Category Archives: Gifts

Clothespin Caterpillars

clothespincaterpillarsCreate cute clothespin caterpillars that can be used to hang art work or be given as gifts.

Goals:

  • To practice fine motor skills
  • To explore different color combinations
  • To express creativity

Before You Start:
Gather materials needed: clothespins, tacky glue, pom-poms and wiggly eyes.

Let’s Get Started!
Step 1.
Set out all materials and provide children with 1 or 2 clothespins each.

Step 2.
Apply a line of tacky glue along the entire length of one side of a clothespin.

Step 3.
Place a row of pom-poms close together on the glue. Use however many can fit on the clothespin (3-5 is usually a good number).

Step 4.
Apply two dots of tacky glue to the pom-pom on the opening side of the clothespin. Apply wiggly eyes to the glue.

Step 5.
Allow the glue to dry, then place wherever you like!

Furthermore:
Use the Clothespin Caterpillars activity to supplement learning about real caterpillars, or for when reading about The Hungry Caterpillar. Or, use brown pom-poms to make clothespin worms. Then read the book Diary of a Worm by Doreen Cronin.

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Valentine’s Day Monster

valentinemonster

Create a friendly “monster” to share on Valentine’s Day!

Goals:

  • To create a special gift to give on Valentine’s Day
  • To practice creativity

Before You Start:
Gather materials needed: cardboard craft rolls, assorted pipe cleaners, assorted craft twist ties, ceramic or foam heart shapes, wiggly eyes, pom poms, red and pink paint, paint brushes and tacky glue.

Let’s Get Started!
Step 1.
Paint a craft roll in a Valentine’s Day color. Alternatively, you could cover the roll in construction paper or foil paper.

Step 2.
Glue two lengths of either craft twist ties or pipe cleaners in the center of the craft roll. These will be the monster’s legs.

Step 3.
Glue a heart shape to the end of each leg. You can use ceramic or foam heart shapes, or simply cut your own hearts out of construction paper. Paint, if desired.

Step 4.
Glue two wiggly eyes and a pom pom nose to the outside front of the monster.

Step 5.
Twist the ends of two pipe cleaners together to create an extra-long pipe cleaner. Wrap the extra-long pipe cleaner through the back side of the monster and create a heart-shaped antenna.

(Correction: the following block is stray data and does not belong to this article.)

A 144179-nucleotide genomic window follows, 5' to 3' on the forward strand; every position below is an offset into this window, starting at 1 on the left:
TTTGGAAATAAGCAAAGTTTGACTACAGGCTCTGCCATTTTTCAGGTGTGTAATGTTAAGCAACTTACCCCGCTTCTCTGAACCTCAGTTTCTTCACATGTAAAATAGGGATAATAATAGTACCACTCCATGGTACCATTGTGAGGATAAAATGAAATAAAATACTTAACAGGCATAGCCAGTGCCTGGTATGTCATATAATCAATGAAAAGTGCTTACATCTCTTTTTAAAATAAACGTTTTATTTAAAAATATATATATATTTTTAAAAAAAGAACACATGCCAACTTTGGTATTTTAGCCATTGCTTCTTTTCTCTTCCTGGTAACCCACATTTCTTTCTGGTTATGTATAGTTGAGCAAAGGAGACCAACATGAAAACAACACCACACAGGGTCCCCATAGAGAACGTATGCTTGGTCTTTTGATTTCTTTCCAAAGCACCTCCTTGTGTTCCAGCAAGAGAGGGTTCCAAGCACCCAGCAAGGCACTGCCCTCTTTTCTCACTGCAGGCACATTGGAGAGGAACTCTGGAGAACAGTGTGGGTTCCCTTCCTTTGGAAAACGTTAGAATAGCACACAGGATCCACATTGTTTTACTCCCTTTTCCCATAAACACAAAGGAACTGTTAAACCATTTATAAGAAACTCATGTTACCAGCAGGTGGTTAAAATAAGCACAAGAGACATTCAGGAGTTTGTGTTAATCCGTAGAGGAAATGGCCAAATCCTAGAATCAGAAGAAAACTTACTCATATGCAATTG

Step 6.
Display your monster, or give to someone special!

Furthermore:
Stuff the monster with a small baggie of Valentine’s Day treats to give someone an extra-special delivery!

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Painting with Jackson Pollock

pollock

Submitted by: Christie Castagno

After introducing children to artist Jackson Pollock, they create their own Jackson-Pollock-style abstract painting.

Goals:

  • To learn some simple information about artist Jackson Pollock and how he painted pictures
  • To become familiar with the terms “abstract painting” and “motion painting”
  • To experience painting by moving
  • To introduce the concept that different artists have different “styles”

Before You Start:
Gather materials needed: BioColor® paint in many different colors, canvas panels, paint brushes, paint cups and smocks.

Let’s Get Started!
Step 1.
Give the children a simple lesson about Jackson Pollock and how he painted. Explain the difference between abstract art and realistic art, and that there are many different ways to paint (see website under “Furthermore” for more information).

Step 2.
Provide each child with a canvas panel. Have them choose a single solid color and paint the entire panel that color. (Or, use color canvas panels) Allow to dry overnight.

Step 3.
Take the children outside and set up all painting materials in an area when they can get a little messy. Provide smocks, if possible.

Step 4.
Have the children throw, splatter and drip paint on their canvases. Their goal should be to paint without touching the paintbrush to the canvas. Paint your own canvas as an example for the children – and to get in on the fun!

Furthermore:
Visit jacksonpollock.org to experiment with making digital Jackson Pollock art. Remind children about the difference between abstract art and realistic art.

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Father’s Day Magnet

dadmagnet

Submitted by: Jennifer Galvin

Make a cute magnet for Father’s Day to display on the fridge!

Goals:

  • To practice fine motor skills
  • To practice using scissors
  • To practice tracing

Before You Start:
Gather materials needed: a circular lid from a plastic container, magnet, felt, glue, markers, buttons, feathers and other collage materials, and a picture or piece of artwork.

Let’s Get Started!
Step 1.
Place the lid on top of the felt and trace around it. Cut out the felt and glue it to the top of the lid.

Step 2.
Glue a picture of the child or a piece of artwork by the child onto the felt.

Step 3.
Decorate around the picture your choice of collage materials.

Step 4.
Glue a magnet to the back of the lid. If necessary, trim the rim of the lid with a scissors.

Furthermore:
Make several magnets for Dad, with different messages or pictures on each!

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Father’s Day Collage Cards

dadcards

Create a decorative holiday ornament while reinforcing knowledge of geometric properties.

Goals:

  • To create an original collage that is also a card
  • To make a special memento/keepsake for a loved one
  • To encourage creativity and fine motor skills

Before You Start:
Gather Colorations® Heavyweight Construction Paper (12″ x 18″) in a variety of colors. Set out small bowls with glue or glue sticks, scissors, Colorations® markers and crayons, glitter, craft sand, pom-poms, foam shapes, stickers and other collage materials. Have old magazines, newspapers and/or catalogs also available for children to cut out pictures and/or words for their collages.

Let’s Get Started!
Step 1.
Provide each child with construction paper and have them fold in half so it resembles a card. Explain to children that they will be creating cards for their fathers (or uncles, grandfathers, friends they know.) The outside of the cards will be collages of pictures they draw or cut out from magazines and newspapers provided, words they write (or cut out) and any other items they’d like to decorate with. The teacher can help cut out materials or have pre-cut materials available for younger children.